It wasn’t all that long ago that my son and daughter, Ted and Allie, were typical high school students, in a typical 21st century high school. But you don’t have to be a parent or a high school student to feel the impact of the recent events in Parkland, Florida and worry about our teenagers.
No, this blog isn’t going to turn into a discussion about events in the news. There are plenty of other places to talk about those issues. But what I do want to talk about is what seems like an epidemic of troubled, depressed teenagers. As a parent it upsets me to see so many kids hurting. Many of them need our help. I want to talk about something simple we can all do to try and get teens engaged in healthy activities with a scientifically demonstrated positive effect on mental health.
A long term health study by the Harvard University T.H. Chan School of Public Health started tracking the physical and the mental health of 9,000 teenagers in 1999. Along the way, it discovered 11.5 percent of the teens in their study suffered from depression, that’s more than one in ten. Of those depressed kids, the top ten percent suffered from extremely serious symptoms.
The researchers then studied different factors that might have an effect on the depression rates. They used geo-coding to identify where the participants lived and satellite data to determine what sort of environment the teens lived in. They measured building density and nearness to green spaces and bodies of water such as lakes and the ocean.
Teens who lived in environments with high-quality green spaces near them were 11 percent less likely to be depressed than teens with the lowest contact with green spaces. The effect was strongest for the middle school kids (12 to 14) in the study.
Similar studies have shown positive effects of exposure to nature on adults, but this was the first study to look at the effect of nature on teenagers. It was the exposure specifically to greenery – trees, shrubs, flowers, grass – that made the big difference. Bodies of water didn’t have the same effect.
Children demonstrate a biophilic connection to nature from an early age. Kids are drawn to animals. They can watch bugs in the grass for hours. They have no hesitation rolling in the grass or playing in the dirt. The minute they can walk, most kids want to head straight for an open door to get outside.
But most American kids live in urban and suburban areas. Having access to nature can be challenging. You probably rode your bike or walked to school. Today, many kids get to school in a car or a bus. Many areas prioritize cars over pedestrians. It’s understandable when parents feel the route to school is too dangerous to walk. Some parents also feel it’s too dangerous even for their kids to be outside unattended.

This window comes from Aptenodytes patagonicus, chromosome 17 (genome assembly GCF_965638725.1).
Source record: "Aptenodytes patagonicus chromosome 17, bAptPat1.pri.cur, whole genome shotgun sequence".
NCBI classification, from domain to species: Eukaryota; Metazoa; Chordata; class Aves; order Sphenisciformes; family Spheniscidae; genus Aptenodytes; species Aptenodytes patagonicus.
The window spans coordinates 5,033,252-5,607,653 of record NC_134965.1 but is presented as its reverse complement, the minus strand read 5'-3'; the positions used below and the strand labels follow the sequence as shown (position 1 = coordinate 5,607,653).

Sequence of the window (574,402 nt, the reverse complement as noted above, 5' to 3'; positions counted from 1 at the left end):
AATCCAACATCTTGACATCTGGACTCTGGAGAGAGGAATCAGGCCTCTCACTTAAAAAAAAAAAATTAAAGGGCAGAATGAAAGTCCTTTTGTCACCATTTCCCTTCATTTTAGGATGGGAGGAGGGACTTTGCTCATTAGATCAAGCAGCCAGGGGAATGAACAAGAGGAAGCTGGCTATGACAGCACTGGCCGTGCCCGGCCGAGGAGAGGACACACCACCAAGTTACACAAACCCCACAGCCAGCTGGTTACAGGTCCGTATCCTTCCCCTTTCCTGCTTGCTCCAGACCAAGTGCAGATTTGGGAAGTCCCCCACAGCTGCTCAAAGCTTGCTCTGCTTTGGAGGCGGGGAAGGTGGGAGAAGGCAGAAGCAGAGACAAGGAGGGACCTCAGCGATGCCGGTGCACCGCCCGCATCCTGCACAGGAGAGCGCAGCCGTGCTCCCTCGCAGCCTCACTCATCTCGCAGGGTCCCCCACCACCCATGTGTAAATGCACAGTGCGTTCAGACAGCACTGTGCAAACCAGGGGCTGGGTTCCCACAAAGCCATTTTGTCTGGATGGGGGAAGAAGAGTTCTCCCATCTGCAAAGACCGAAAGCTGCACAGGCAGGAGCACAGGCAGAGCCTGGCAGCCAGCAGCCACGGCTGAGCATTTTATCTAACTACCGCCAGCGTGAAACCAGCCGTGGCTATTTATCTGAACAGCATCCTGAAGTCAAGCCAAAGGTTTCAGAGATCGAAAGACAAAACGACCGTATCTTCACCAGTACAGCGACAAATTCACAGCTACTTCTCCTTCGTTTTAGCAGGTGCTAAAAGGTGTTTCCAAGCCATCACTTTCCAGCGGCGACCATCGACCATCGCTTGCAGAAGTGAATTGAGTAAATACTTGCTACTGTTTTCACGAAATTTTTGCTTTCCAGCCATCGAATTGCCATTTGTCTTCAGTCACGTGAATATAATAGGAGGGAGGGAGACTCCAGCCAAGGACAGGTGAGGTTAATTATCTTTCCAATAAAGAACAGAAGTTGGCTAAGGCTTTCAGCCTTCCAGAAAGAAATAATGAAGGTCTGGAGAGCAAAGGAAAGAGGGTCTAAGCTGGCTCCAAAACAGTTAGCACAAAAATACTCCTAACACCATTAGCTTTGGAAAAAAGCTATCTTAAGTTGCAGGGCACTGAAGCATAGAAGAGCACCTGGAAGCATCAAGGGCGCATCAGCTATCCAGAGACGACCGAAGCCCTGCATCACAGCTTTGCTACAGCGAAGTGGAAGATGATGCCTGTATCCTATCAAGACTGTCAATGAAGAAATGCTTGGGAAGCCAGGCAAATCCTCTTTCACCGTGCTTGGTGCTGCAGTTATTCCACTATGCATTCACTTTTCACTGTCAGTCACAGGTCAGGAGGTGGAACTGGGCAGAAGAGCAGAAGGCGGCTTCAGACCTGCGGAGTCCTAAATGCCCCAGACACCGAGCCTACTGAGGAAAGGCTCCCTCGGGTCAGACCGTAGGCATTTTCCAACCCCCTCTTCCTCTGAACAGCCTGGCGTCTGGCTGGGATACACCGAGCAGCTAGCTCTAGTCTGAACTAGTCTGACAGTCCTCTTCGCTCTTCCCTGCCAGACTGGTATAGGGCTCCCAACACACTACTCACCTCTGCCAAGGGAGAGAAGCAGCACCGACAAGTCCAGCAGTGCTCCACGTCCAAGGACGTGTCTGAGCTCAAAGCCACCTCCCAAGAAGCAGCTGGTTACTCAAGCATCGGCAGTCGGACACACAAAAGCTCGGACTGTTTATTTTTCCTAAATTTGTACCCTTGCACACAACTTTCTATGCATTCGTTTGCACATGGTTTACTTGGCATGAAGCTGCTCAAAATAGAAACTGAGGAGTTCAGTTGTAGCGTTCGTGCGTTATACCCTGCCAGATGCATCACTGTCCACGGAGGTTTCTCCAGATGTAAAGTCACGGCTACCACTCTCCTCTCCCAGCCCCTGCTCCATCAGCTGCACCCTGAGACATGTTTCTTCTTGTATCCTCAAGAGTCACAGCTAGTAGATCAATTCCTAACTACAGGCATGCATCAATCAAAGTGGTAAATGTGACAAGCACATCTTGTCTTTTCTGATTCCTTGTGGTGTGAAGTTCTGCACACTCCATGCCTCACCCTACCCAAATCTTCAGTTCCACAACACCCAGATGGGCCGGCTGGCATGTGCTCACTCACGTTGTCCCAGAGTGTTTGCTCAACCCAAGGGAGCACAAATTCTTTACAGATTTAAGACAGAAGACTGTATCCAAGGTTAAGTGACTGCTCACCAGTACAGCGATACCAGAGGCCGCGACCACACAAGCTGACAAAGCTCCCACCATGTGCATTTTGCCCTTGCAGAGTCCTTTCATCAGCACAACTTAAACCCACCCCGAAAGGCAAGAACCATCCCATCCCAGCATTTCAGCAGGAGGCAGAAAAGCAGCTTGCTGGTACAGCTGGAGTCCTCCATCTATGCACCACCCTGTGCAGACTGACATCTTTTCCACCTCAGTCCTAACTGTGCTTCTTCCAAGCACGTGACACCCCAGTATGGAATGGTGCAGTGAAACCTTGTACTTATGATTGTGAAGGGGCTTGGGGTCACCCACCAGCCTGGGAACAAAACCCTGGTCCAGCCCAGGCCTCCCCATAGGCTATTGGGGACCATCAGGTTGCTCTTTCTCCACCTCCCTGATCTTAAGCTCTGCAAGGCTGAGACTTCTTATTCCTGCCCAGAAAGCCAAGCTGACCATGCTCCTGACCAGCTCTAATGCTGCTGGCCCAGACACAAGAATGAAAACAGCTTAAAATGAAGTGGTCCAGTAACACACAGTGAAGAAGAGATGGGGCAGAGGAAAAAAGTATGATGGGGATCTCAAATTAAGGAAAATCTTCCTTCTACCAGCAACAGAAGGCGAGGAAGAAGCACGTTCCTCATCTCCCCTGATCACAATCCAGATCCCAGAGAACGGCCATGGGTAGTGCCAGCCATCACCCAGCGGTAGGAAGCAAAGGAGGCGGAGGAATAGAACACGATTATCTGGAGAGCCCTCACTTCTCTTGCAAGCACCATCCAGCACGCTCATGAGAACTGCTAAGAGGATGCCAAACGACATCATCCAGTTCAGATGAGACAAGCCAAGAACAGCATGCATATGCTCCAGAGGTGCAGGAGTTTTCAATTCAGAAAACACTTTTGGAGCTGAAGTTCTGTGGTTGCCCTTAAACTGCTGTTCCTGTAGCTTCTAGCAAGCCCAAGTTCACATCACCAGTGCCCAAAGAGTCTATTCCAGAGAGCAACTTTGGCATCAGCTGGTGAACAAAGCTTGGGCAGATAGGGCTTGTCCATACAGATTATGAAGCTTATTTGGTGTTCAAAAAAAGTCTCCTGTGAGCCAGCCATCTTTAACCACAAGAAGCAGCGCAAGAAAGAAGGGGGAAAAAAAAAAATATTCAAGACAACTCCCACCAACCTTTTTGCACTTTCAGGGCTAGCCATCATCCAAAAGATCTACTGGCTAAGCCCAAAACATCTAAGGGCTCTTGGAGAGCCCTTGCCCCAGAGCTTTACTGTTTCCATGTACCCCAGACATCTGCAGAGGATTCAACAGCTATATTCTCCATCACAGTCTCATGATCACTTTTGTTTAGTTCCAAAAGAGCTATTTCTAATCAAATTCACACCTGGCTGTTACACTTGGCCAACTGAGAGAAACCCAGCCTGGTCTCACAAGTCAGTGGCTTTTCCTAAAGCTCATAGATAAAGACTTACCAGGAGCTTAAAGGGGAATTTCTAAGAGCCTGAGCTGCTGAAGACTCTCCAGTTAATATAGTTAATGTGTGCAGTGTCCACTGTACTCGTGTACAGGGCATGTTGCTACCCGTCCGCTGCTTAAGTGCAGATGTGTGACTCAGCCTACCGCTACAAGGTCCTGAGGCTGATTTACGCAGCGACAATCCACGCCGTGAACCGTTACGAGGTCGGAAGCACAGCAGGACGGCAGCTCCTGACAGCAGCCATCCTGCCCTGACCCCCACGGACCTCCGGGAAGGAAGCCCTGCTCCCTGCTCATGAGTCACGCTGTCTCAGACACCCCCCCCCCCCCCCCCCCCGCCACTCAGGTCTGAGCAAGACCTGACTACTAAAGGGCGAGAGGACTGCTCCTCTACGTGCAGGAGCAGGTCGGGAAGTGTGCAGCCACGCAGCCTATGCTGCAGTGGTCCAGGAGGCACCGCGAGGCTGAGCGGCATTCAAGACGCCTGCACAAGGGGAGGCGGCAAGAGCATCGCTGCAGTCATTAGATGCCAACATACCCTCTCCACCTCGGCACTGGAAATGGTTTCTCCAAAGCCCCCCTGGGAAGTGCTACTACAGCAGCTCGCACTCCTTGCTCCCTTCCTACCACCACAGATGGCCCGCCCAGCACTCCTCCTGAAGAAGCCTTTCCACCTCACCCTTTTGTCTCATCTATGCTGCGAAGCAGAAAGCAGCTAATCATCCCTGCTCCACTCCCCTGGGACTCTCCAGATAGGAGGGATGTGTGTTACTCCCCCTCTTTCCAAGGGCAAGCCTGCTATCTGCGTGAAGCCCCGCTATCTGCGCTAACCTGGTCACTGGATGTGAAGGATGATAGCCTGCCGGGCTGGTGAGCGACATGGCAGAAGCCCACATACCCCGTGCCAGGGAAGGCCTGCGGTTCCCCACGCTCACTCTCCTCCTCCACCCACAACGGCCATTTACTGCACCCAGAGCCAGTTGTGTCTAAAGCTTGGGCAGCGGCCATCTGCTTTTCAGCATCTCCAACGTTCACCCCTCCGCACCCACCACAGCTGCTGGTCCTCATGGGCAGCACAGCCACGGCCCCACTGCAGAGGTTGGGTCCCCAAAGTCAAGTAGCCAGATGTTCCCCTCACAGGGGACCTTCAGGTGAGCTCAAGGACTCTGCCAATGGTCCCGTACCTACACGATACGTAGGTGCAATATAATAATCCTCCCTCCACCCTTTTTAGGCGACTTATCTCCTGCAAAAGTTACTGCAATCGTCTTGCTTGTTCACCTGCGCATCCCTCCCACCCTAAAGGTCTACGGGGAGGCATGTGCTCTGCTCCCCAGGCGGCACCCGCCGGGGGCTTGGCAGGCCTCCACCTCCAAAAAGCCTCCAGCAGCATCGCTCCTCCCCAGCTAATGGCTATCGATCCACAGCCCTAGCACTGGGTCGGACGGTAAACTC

Then there’s the lure of technology. Kids are substituting “videophilia” for biophilia. Are your kids glued to a smartphone or a tablet indoors before and after school instead of playing outside? Do they walk the family dog to a nearby park? Kids who lack exposure to the outdoor world suffer from health problems such as attention-deficit hyperactivity disorder, stress, obesity, and depression. Studies increasingly tie these problems to “nature-deficit disorder.”
Another study by the National Academy of Sciences of the United States tested biophilia in children by evaluating the availability and use of biodiverse spaces. It didn’t matter whether this was your backyard, a park, or a wild area. It turned out in their study, most of the participating children experienced nature in private gardens or parks rather than open spaces. But this was sufficient to provide the benefits of strengthening their biophilic connection.
Incorporating plants and trees into residential areas through parks and gardens could contribute to improved mental health in our kids. Some elementary and middle schools have vegetable gardens which teach kids about food sources but also serve an important role in getting them outside.
We’ve written in this blog many times about how workplace productivity and wellbeing increases with access to natural light and the introduction of plants into the office environment. What about schools? There are plenty of school classrooms without windows, no natural light, and nothing but hard surfaces and electronics.
Why wouldn’t it be just as important to be sure kids have exposure to the natural world in their classrooms during the school day? How about a follow up study on school campus design and the effects that a lack of natural light and greenery have on the students? Many classrooms and auditoriums have no windows at all. Even where there are windows the views can be bleak.
Children and teens ARE losing their connection to nature. It is suppressing the sense of wonder we all have when walking among the peace and quiet of the forest. It is suppressing the benefits of our biophilia connection. Reducing access to greenspace and time spent outdoors IS hurting our children’s health and well-being. It even leads to the reduced ability to problem-solve and evaluate risks, which negatively affect mental well-being.
When our parents told us to “go play outside,” it turned out they were right. I’m not naïve enough to think that teen depression or violence can be solved by a walk in the park. Many of our teens need medical care and treatment. But if you can get your kids to put down the electronics and go outside, or grow sunflowers or tomatoes this summer, or join you for a trail walk on a Saturday, isn’t it at least worth a try?